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story.lead_photo.caption FILE - This March 27, 2008, file photo shows the Pentagon in Washington. The specter of election chaos in the United States is raising questions about whether voting, vote-counting or the post-vote reaction could become so chaotic that the military would intervene. (AP Photo/Charles Dharapak, File)

WASHINGTON -- There is normally no need for the military to play any role in an election. The Constitution keeps the military in a narrow lane -- defending the United States from external enemies. Civil order is left largely to civilian police.

But the Insurrection Act, could theoretically be used to thrust the active-duty military into a policelike role. And governors have the ability to use the National Guard in state emergencies if needed.

The potential use of troops, either active duty or National Guard, at the polls or in postelection unrest has been discussed by governors and military leaders.

Gen. Mark Milley, who as chairman of the Joint Chiefs of Staff is the nation's top military officer, has told Congress the military is committed to staying apolitical and steering clear of any election role.

"In the event of a dispute over some aspect of the elections, by law U.S. courts and the U.S. Congress are required to resolve any disputes, not the U.S. military," he said in written answers to questions from two Democratic members of the House Armed Service Committee. "I foresee no role for the U.S. armed forces in this process."

The military is made up of active duty, National Guard and Reserves. In all but extreme cases, active-duty troops are used for war to protect the nation. National Guard units are in every state and are controlled by the governor, not the federal government.

Governors routinely mobilize their Guard members for emergencies, such as natural disasters, and they can use them to help enforce the law during events such as riots.

In a national emergency, such as the wars in Iraq and Afghanistan, a president can deploy the Guard in a federal status to support the active-duty military. The president has the authority to federalize the Guard for use in a domestic emergency, but there are questions about whether a state's governor can try to block such a move.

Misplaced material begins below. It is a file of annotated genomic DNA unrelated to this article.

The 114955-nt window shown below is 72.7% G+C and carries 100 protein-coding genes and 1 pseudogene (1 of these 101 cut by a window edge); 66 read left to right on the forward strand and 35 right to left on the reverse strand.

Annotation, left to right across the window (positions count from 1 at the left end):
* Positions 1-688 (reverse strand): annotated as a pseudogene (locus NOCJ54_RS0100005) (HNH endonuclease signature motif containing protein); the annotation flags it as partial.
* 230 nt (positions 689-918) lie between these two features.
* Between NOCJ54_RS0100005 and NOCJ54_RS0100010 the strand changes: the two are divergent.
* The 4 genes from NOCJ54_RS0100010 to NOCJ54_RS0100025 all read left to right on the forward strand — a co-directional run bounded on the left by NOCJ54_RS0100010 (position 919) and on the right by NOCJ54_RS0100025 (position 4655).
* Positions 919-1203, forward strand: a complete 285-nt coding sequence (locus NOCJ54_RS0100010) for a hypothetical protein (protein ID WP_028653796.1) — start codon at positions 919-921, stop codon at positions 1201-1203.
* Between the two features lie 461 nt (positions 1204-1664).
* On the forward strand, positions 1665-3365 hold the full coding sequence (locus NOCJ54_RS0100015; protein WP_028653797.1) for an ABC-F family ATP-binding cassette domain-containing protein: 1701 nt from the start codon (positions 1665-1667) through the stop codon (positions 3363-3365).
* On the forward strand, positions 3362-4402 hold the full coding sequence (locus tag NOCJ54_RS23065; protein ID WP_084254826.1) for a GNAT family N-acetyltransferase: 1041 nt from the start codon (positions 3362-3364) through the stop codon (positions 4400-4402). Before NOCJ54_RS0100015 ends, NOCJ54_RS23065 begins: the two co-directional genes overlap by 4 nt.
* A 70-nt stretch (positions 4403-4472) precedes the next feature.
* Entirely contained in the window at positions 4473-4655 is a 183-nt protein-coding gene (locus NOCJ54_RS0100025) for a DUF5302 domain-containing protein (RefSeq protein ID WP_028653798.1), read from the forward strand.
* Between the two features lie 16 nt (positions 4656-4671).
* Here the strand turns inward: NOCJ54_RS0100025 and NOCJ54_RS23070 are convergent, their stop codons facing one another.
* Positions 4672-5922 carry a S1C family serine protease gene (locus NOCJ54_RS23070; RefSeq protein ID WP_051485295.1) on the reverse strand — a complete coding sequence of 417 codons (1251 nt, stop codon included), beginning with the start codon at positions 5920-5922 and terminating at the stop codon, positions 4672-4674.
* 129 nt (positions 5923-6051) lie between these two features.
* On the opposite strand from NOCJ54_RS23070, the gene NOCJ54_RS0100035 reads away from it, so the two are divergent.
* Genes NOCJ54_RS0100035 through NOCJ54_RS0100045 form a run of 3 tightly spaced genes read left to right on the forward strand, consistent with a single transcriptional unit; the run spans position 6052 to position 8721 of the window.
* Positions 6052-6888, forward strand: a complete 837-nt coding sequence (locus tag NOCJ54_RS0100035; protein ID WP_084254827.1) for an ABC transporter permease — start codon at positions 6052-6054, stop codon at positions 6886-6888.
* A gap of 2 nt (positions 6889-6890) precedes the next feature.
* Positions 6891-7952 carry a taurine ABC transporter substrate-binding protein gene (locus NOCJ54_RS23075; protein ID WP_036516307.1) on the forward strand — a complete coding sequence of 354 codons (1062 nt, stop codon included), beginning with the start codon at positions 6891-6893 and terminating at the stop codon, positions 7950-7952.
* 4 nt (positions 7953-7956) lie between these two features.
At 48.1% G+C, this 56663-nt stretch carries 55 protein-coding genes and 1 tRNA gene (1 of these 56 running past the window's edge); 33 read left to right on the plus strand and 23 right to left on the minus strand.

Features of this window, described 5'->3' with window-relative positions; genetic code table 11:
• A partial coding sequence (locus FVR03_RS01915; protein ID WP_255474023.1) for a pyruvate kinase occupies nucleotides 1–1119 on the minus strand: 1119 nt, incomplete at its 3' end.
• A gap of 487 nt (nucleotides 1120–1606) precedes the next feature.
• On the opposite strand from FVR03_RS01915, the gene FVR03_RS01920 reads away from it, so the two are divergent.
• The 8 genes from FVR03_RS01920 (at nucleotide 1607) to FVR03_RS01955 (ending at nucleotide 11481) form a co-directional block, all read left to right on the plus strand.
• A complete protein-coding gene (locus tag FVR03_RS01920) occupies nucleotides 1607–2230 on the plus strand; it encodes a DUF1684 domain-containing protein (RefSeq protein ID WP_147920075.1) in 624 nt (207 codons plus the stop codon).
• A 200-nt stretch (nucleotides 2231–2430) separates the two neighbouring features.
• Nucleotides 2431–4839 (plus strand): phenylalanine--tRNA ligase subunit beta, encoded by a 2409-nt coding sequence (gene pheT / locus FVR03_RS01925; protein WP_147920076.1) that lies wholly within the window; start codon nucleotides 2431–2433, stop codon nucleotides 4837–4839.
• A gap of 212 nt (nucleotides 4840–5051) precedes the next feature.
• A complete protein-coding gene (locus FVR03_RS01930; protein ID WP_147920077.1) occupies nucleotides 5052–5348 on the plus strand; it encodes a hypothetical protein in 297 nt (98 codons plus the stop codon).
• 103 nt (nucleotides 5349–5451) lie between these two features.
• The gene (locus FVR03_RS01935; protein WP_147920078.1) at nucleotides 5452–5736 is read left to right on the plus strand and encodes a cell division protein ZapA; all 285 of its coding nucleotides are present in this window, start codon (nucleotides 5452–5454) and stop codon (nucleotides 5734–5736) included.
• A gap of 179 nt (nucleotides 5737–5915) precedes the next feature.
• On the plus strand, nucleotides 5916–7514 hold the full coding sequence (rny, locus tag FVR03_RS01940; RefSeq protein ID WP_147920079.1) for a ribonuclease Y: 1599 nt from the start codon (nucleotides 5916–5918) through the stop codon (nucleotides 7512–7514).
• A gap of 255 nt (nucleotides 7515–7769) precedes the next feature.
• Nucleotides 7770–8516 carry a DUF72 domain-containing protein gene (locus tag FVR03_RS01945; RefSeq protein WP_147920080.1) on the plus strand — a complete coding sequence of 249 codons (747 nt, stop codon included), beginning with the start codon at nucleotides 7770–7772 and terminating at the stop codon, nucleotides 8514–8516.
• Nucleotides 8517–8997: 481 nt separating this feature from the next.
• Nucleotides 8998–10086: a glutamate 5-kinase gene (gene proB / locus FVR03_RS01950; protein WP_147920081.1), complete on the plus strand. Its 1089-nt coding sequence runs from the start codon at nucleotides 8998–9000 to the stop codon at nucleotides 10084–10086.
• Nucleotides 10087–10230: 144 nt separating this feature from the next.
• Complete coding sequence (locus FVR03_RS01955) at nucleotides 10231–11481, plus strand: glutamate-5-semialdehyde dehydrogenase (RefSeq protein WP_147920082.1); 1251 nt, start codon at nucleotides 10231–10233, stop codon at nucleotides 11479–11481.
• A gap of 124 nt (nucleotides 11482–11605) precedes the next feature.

The president has the authority under the Insurrection Act of 1807 to dispatch active-duty military in states that are unable to put down an insurrection or are defying federal law. Under the law, the president can activate troops without a governor's approval as long as specific conditions are met, such as if the violence is interfering with the execution of laws there.

Democrats fear that Trump supporters will try to intimidate Democratic voters at polling places to scare them from voting. Trump added to those worries in the Sept. 29 debate, urging his supporters "to go into the polls and watch very carefully, because that's what has to happen."

Several state leaders, including New York Gov. Andrew Cuomo, a Democrat, have raised the possibility of using Guard troops for security at the polls. Others used the Guard during primary elections. At times they wore civilian clothes and filled in for poll workers who were absent because of the pandemic. They also helped by cleaning polling places or directing traffic. But they must stay out of the polling process.

FILE - This March 27, 2008, file photo shows the Pentagon in Washington. The specter of election chaos in the United States is raising questions about whether voting, vote-counting or the post-vote reaction could become so chaotic that the military would intervene. (AP Photo/Charles Dharapak, File)
FILE - This March 27, 2008, file photo shows the Pentagon in Washington. The specter of election chaos in the United States is raising questions about whether voting, vote-counting or the post-vote reaction could become so chaotic that the military would intervene. (AP Photo/Charles Dharapak, File)
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